Gold Medalist Apolo Ohno Lends His Talent to Math Education Awareness

Raytheon Launches Hippest Homework Happening and Helps Thousands of

America's Students Make Homework History



Apr 26, 2006, 01:00 ET from Raytheon

    WASHINGTON, April 26 /PRNewswire-FirstCall/ -- Thousands of students
 across America are giving their teachers the night off. They're doing math
 homework together online with their heroes, including speedskating
 sensation Apolo Ohno, soccer legend Mia Hamm, basketball star Lisa Leslie
 and BMX biker Dave Mirra.
     The first-of-its-kind Hippest Homework Happening is made possible by
 Raytheon (NYSE:   RTN), a leading technology company, as part of its mission
 to show American middle schoolers that math can lead to cool careers.
 Already, more than 18,000 students from across the country are registered
 to participate.
     Ohno, the newest celebrity to lend his name to the MathMovesU program,
 showed his support by skating onto Capitol Hill in front of members of
 congress and over 100 seventh graders to preview tonight's Hippest Homework
 Happening. Instead of their regular math homework, middle school students
 can visit http://www.mathmovesu.com to time Ohno's gold-medal winning
 speed; measure the angles of Hamm's on-field moves; calculate the rotations
 behind Mirra's favorite trick; and figure out the math behind a prime-time
 television show. On the site, students can also apply for cool prizes,
 scholarships and school grants from Raytheon.
     "Math is very relevant in my career and in my life," Ohno said. "From
 counting laps around the rink and calculating speed to determining the
 shortest distance between me and the finish line, math is vital to what I
 do every day -- I think some kids will find that surprising!"
     The company launched the MathMovesU program in 2005 to help engage
 students in math in an innovative, fun way. The initiative targets students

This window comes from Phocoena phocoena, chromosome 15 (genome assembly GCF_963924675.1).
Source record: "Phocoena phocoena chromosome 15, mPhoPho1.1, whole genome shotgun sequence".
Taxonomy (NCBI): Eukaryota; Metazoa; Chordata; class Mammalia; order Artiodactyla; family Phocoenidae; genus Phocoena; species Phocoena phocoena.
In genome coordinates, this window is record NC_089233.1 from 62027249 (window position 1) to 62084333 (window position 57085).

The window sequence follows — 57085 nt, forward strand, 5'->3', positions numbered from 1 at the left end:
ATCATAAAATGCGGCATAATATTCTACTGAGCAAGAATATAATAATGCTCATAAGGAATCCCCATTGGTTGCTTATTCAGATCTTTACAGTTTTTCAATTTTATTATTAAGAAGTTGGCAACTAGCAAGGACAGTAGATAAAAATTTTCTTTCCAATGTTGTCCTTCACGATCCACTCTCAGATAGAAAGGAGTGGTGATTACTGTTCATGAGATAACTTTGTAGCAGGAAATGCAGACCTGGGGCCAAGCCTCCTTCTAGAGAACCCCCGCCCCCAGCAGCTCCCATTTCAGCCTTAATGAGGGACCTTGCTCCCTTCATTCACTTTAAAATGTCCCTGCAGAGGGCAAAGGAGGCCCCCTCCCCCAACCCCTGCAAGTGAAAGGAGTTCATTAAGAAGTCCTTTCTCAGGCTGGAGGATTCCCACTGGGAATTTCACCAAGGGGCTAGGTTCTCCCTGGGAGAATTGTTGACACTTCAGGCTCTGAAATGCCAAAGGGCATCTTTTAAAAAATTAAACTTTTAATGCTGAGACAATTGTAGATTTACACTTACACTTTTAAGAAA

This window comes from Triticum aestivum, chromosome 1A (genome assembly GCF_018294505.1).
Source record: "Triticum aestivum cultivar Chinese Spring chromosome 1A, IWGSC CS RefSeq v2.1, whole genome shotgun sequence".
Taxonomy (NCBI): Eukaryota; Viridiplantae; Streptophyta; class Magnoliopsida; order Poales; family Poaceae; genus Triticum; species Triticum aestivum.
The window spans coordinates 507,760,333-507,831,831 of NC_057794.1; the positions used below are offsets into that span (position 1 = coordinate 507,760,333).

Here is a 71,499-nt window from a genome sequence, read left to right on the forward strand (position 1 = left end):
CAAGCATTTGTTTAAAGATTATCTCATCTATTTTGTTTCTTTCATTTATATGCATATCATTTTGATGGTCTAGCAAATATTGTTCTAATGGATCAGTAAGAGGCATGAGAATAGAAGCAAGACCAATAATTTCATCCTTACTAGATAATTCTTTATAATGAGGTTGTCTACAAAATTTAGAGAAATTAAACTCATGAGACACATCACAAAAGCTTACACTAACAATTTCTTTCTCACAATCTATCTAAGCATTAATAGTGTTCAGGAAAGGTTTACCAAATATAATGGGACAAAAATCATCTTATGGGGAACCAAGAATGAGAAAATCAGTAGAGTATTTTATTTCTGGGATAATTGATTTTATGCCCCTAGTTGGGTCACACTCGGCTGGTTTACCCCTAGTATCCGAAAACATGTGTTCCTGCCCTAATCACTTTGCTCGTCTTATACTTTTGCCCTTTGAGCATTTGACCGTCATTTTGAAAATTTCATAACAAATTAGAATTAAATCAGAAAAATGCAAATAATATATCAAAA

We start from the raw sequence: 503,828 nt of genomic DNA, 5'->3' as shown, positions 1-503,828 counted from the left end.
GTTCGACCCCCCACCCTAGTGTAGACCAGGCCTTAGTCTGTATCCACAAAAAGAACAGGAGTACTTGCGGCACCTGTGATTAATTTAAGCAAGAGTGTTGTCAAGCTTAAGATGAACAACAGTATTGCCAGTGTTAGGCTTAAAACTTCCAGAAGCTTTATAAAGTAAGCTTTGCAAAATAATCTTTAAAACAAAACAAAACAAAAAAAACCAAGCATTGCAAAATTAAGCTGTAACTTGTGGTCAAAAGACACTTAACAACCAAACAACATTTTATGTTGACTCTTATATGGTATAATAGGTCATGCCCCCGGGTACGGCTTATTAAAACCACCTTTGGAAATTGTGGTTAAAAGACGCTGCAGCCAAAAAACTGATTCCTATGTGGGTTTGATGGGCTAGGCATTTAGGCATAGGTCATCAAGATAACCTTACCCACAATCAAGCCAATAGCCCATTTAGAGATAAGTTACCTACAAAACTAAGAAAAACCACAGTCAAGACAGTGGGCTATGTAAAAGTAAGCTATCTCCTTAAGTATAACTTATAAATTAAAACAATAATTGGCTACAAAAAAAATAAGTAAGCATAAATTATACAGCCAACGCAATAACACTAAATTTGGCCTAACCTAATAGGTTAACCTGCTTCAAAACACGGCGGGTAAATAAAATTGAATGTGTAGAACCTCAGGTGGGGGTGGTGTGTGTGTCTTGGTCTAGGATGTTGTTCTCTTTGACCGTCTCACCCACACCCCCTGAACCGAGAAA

in grades six through eight -- at a time when research (1) indicates that
 math and science performance begins to decline. In a Raytheon-sponsored
 survey, a majority of middle school students reported that they would be
 more interested in math if they learned about celebrities (79%) or were
 shown how people in music, sports and video gaming use math in their jobs
 (81%). An overwhelming majority of students (93%) said they knew they would
 need to use math later on in life, but couldn't directly link it to their
 dream jobs. In fact, many students can't name a compelling career that uses
 math.
     "It's a challenge to get and keep American students interested in math
 so we need to take a long-term view and address this issue early, during
 the 'slippery slope' of middle school," said William H. Swanson, Raytheon
 Chairman and CEO. "We hire nearly 3,000 engineers each year making this a
 real business imperative for us. We must do something to cultivate math
 skills in this country and engage our students or our workforce is going to
 be in crisis."
     America's Math Problem
     The National Assessment of Educational Progress found that less than
 one- third of eighth graders reached a level of proficiency or higher in